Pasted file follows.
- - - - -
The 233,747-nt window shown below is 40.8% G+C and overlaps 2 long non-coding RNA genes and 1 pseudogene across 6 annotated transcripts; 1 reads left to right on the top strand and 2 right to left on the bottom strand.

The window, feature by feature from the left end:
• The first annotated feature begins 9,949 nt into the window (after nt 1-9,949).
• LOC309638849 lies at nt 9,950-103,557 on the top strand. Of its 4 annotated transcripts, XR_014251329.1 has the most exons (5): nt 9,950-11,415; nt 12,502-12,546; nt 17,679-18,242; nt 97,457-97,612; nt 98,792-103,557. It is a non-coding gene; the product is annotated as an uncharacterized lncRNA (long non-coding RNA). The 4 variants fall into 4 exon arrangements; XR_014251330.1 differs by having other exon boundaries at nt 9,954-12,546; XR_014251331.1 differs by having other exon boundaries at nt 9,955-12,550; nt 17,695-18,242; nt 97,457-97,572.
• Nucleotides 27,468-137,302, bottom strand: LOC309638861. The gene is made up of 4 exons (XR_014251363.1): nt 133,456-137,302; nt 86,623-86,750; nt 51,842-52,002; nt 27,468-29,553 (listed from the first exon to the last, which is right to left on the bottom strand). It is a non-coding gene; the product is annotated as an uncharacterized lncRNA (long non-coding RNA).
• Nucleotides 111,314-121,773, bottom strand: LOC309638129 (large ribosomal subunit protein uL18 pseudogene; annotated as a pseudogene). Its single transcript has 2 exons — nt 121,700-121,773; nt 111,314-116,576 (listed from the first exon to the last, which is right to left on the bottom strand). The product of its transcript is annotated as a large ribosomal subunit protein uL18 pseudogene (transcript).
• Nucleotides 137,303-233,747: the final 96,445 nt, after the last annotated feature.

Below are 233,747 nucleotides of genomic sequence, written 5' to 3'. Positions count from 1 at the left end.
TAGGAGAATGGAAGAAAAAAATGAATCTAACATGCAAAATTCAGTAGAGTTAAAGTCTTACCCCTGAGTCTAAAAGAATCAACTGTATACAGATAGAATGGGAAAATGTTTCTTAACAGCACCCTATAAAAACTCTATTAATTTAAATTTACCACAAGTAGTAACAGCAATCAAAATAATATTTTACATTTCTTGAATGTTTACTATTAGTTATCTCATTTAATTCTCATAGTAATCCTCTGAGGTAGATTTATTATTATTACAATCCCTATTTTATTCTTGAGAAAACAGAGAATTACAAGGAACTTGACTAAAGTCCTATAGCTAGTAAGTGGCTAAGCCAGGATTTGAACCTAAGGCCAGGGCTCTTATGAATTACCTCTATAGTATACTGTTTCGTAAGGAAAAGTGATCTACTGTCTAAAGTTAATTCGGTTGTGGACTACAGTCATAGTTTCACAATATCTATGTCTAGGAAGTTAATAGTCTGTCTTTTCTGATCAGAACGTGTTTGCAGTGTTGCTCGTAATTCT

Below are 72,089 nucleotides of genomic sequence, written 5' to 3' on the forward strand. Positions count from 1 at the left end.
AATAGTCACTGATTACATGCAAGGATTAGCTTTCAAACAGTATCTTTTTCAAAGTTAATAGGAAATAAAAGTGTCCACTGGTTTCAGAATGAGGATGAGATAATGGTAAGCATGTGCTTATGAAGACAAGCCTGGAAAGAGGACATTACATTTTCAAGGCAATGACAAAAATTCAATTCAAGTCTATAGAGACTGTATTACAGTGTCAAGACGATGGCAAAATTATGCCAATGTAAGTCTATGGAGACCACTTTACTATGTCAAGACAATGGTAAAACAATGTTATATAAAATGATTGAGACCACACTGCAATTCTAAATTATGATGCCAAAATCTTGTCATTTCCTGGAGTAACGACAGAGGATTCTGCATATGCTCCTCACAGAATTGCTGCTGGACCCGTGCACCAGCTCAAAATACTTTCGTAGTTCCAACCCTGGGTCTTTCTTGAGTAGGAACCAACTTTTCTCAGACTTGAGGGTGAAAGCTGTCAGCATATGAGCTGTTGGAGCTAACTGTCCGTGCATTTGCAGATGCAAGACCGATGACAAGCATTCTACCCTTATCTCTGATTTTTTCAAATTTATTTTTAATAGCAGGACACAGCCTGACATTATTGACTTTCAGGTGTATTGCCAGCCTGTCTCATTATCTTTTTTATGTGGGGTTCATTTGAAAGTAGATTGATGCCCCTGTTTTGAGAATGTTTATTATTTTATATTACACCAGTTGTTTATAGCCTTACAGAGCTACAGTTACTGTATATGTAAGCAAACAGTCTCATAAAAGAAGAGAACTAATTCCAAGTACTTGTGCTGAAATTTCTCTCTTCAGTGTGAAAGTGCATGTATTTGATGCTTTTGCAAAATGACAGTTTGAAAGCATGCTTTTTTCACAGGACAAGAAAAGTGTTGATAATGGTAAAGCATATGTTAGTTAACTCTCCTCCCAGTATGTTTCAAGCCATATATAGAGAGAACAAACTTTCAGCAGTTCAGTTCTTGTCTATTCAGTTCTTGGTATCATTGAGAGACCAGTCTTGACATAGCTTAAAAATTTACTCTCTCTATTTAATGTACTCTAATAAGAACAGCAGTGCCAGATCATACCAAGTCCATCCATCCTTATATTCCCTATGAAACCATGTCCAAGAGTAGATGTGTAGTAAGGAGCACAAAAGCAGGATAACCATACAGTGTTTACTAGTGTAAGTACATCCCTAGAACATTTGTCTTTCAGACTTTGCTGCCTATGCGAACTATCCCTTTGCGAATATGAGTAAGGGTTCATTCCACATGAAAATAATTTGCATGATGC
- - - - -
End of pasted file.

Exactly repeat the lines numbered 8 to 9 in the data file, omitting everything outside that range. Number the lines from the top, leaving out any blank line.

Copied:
Below are 233,747 nucleotides of genomic sequence, written 5' to 3'. Positions count from 1 at the left end.
TAGGAGAATGGAAGAAAAAAATGAATCTAACATGCAAAATTCAGTAGAGTTAAAGTCTTACCCCTGAGTCTAAAAGAATCAACTGTATACAGATAGAATGGGAAAATGTTTCTTAACAGCACCCTATAAAAACTCTATTAATTTAAATTTACCACAAGTAGTAACAGCAATCAAAATAATATTTTACATTTCTTGAATGTTTACTATTAGTTATCTCATTTAATTCTCATAGTAATCCTCTGAGGTAGATTTATTATTATTACAATCCCTATTTTATTCTTGAGAAAACAGAGAATTACAAGGAACTTGACTAAAGTCCTATAGCTAGTAAGTGGCTAAGCCAGGATTTGAACCTAAGGCCAGGGCTCTTATGAATTACCTCTATAGTATACTGTTTCGTAAGGAAAAGTGATCTACTGTCTAAAGTTAATTCGGTTGTGGACTACAGTCATAGTTTCACAATATCTATGTCTAGGAAGTTAATAGTCTGTCTTTTCTGATCAGAACGTGTTTGCAGTGTTGCTCGTAATTCT